A severe thunderstorm warning is issued for storms that reach certain criteria.
If clouds and rain hang around for much of the day, the severe threat will be lower.
Again, an outbreak of severe thunderstorms is possible for the Southern Plains this afternoon. We will discuss further about this at breakfast, but this area appears to be most favorable for discrete supercell as opposed to central Kansas where an mesoscale convective systemmay develop later today.
In between the showers, this afternoon may bring a brief stretch of sun, but the heat will just fuel the thunderstorms, Kern said. Yes we could see 1 or 2 severe warned storms develop, but this is not a widespread severe weather setup.
The storms, however, will be capable of producing strong winds of up to 70 miles per hour, very large hail of up to 2.5 inches in diameter, and torrential rains of up to 2 inches in some spots, according to the National Weather Service. It should be stressed that this timing is based on our best estimate of thunderstorm development and may change with little notice. The air, out ahead of this cold front, will be fairly warm and very humid. The National Weather Service office in La Crosse received numerous reports of winds topping 50 miles per hour, and trees and power lines are down in Green and Lafayette counties.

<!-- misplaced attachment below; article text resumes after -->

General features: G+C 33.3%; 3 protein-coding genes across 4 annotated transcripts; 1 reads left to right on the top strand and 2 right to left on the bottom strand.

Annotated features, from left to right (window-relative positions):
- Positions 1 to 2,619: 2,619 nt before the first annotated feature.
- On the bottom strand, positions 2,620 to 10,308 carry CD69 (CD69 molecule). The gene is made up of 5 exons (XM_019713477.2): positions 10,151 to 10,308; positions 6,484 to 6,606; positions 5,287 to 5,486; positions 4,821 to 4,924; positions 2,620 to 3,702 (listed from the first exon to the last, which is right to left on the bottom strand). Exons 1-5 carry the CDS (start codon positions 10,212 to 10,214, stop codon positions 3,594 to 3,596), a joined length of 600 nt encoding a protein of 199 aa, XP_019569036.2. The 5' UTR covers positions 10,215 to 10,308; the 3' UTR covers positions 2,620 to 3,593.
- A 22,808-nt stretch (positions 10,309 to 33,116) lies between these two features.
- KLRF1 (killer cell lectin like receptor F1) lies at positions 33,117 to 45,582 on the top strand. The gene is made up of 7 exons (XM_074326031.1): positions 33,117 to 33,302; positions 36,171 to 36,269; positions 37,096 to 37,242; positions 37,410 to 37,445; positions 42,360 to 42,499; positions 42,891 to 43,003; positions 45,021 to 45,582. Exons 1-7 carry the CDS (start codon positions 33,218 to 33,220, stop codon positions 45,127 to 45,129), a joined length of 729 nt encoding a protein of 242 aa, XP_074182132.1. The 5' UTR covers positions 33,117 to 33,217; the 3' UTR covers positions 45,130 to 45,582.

Heavy rainfall may also bring some streams, creeks and rivers back to flood early this weekend. All modes of severe weather are possible. The greatest threat will be across our western counties approaching the I-35 corridor this afternoon and evening. Isolated tornadoes can't be ruled out.
The Wisconsin tornado was part of a huge swath of the Plains and Upper Midwest threatened with severe weather.
The storms hit late in the afternoon Tuesday and into the evening, leveling the Prairie Lake Estate Mobile Park near Chetek, Wisconsin. Additionally, the Storm Prediction Center has a Marginal Risk of severe weather posted for all of the WAFB viewing area.
A storm capable of producing hail an inch in size or larger. There will be occasional lulls in activity, but don't let that fool you into thinking we're done with rainfall completely. Storms may begin to loose some of their punch as we get closer to midnight, however individual storms will merge into clusters and/or a line of storms and damaging wind gusts will still be possible.
However, there is the added threat of tornadoes today, especially areas west of Madison.
Is rain guaranteed Thursday? .